In most cities, people who live on the streets can find some relief staying for a night or two at a shelter. But in 2018, the U.S. Department of Housing and Urban Development found that Tulare and Kings counties have the highest rate of unsheltered, chronically homeless individuals for counties of their kind in the nation. 

Andrew Nixon - file photo / Capital Public Radio

A recently published study says that Native American students in California experience suspension rates that are twice as high as the state average. The same study also found that expulsion rates of those students are particularly high in Kings County. 

Laura Tsutsui / Valley Public Radio

Steel tycoon and philanthropist Andrew Carnegie built libraries all over the U.S. with at least 14 of them in the Central Valley. Today, only a handful of those original buildings remain. One of them is in Hanford. There’s now a museum inside, but its future may be at risk.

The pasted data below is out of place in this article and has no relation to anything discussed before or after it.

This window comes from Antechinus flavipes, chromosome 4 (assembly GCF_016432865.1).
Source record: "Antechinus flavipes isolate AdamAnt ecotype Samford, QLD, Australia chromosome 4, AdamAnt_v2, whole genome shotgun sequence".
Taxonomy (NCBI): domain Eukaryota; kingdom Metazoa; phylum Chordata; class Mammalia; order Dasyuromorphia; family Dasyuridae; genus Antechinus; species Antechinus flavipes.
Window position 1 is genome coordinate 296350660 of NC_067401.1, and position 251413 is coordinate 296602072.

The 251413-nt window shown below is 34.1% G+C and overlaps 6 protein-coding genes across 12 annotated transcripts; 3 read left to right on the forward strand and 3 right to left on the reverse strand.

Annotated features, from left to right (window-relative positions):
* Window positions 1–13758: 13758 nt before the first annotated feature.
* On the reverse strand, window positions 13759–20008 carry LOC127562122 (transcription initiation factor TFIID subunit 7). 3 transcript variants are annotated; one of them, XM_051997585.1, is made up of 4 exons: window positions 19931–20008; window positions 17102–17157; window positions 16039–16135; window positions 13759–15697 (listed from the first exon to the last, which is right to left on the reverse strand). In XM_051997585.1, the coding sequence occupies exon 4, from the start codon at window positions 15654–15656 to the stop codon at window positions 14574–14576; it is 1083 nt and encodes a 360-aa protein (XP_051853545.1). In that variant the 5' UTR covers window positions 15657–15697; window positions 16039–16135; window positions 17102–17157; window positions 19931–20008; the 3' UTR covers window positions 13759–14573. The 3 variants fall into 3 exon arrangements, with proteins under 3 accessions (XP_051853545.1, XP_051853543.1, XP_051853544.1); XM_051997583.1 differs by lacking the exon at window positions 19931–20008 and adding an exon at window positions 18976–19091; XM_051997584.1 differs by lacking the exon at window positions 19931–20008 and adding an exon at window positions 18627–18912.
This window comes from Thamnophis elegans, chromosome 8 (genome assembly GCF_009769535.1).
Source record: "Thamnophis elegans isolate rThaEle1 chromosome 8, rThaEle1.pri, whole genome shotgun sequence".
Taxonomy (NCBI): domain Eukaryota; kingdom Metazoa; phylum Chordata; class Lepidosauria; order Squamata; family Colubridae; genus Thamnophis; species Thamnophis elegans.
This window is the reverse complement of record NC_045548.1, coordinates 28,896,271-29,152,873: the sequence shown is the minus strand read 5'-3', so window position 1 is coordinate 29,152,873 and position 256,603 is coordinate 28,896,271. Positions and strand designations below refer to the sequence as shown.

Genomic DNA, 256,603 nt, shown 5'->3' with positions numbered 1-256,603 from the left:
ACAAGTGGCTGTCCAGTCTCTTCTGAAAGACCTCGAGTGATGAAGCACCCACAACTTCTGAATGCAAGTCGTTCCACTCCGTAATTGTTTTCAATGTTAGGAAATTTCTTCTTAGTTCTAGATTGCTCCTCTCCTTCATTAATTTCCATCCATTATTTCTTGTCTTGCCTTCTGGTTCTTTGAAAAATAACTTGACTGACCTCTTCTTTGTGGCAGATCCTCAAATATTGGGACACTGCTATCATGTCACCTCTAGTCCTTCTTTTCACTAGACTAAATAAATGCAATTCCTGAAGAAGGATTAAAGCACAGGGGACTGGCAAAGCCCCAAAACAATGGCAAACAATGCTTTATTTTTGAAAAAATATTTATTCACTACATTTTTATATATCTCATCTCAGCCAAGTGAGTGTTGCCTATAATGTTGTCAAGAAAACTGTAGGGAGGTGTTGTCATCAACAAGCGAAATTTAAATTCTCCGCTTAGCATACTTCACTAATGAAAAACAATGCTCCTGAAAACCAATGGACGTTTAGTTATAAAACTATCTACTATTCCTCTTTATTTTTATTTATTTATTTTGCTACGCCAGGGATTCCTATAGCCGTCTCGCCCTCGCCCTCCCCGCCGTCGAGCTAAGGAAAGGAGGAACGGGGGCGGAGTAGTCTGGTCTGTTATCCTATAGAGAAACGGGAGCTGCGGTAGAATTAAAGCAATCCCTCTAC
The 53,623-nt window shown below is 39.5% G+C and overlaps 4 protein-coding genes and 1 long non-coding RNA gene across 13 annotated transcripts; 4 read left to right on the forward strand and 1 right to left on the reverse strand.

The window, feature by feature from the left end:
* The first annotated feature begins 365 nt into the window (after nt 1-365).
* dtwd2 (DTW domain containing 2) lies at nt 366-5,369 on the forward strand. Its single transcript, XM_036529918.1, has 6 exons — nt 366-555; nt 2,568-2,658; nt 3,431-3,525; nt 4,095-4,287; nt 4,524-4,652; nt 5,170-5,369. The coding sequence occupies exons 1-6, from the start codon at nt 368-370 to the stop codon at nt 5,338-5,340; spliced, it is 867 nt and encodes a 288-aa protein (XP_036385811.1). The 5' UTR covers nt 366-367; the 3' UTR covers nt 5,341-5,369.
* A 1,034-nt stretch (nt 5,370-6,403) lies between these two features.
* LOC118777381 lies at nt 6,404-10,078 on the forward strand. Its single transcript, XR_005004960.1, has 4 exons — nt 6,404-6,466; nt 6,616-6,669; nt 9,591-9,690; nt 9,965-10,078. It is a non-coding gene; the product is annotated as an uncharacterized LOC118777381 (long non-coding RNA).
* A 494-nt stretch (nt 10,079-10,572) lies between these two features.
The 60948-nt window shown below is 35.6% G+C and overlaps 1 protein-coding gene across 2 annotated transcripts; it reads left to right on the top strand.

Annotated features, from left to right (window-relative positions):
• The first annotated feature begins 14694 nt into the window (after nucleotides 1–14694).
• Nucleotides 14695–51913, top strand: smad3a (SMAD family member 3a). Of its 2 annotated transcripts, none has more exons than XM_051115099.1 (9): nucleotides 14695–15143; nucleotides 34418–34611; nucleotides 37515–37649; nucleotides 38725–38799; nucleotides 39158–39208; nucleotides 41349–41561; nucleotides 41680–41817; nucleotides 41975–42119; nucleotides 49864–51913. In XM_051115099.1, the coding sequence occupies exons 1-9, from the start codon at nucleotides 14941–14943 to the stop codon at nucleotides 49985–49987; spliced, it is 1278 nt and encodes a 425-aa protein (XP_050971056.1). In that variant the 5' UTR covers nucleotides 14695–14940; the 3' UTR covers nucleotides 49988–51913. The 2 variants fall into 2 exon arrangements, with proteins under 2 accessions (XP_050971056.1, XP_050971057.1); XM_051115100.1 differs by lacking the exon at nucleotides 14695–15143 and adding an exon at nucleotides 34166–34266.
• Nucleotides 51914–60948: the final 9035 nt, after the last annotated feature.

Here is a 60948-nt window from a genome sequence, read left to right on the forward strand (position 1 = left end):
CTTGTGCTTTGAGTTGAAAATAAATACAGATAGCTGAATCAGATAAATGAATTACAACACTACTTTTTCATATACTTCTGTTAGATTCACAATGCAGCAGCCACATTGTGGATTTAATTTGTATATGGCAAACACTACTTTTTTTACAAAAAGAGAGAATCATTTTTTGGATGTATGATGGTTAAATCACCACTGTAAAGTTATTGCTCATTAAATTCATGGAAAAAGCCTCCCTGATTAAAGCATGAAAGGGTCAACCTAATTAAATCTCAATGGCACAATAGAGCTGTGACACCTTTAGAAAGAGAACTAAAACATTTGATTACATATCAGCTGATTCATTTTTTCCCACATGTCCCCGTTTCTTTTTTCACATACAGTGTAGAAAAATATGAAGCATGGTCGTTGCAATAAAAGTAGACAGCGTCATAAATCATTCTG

On this week’s Valley Edition: We return to 1619, the first year enslaved Africans were brought to the shores of Virginia. Four hundred years later, what are the repercussions of this brutal institution? 

Also the National Science Foundation has picked up RadioBio, a podcast produced by students at UC Merced. Scientists at the top of their fields explain everything from flying lizards to T-cells.

And will Hanford’s historic Carnegie Museum remain open? We visit the Kings County city to learn more.

Monica Velez / Valley Public Radio

When Lewanne Osborn moved to the foothill community of Springville 53 years ago, the population was around 900, she said. Flip to the year 2000, and the population went up to 1,092, according to census bureau data. But 10 years later the population declined to 934. 

“In my own mind I just don’t feel like it’s an accurate number,” Obourne said. “I have seen incredible growth, houses going up everywhere, new communities that used to be just nothing but hillside and grassland.”

 

Laura Tsutsui / Valley Public Radio

Vice President Mike Pence came to the Central Valley Wednesday to discuss the new trade deal with Mexico and Canada. The event was part campaign rally, part policy talk. 

The speech was held at the Doug and Julie Freitas & Sons Farms in Lemoore, 40 minutes south of Fresno. It was presented by America First Policies, a right-wing non-profit group. Pence was the keynote speaker to a crowd of at least 400. 

Pages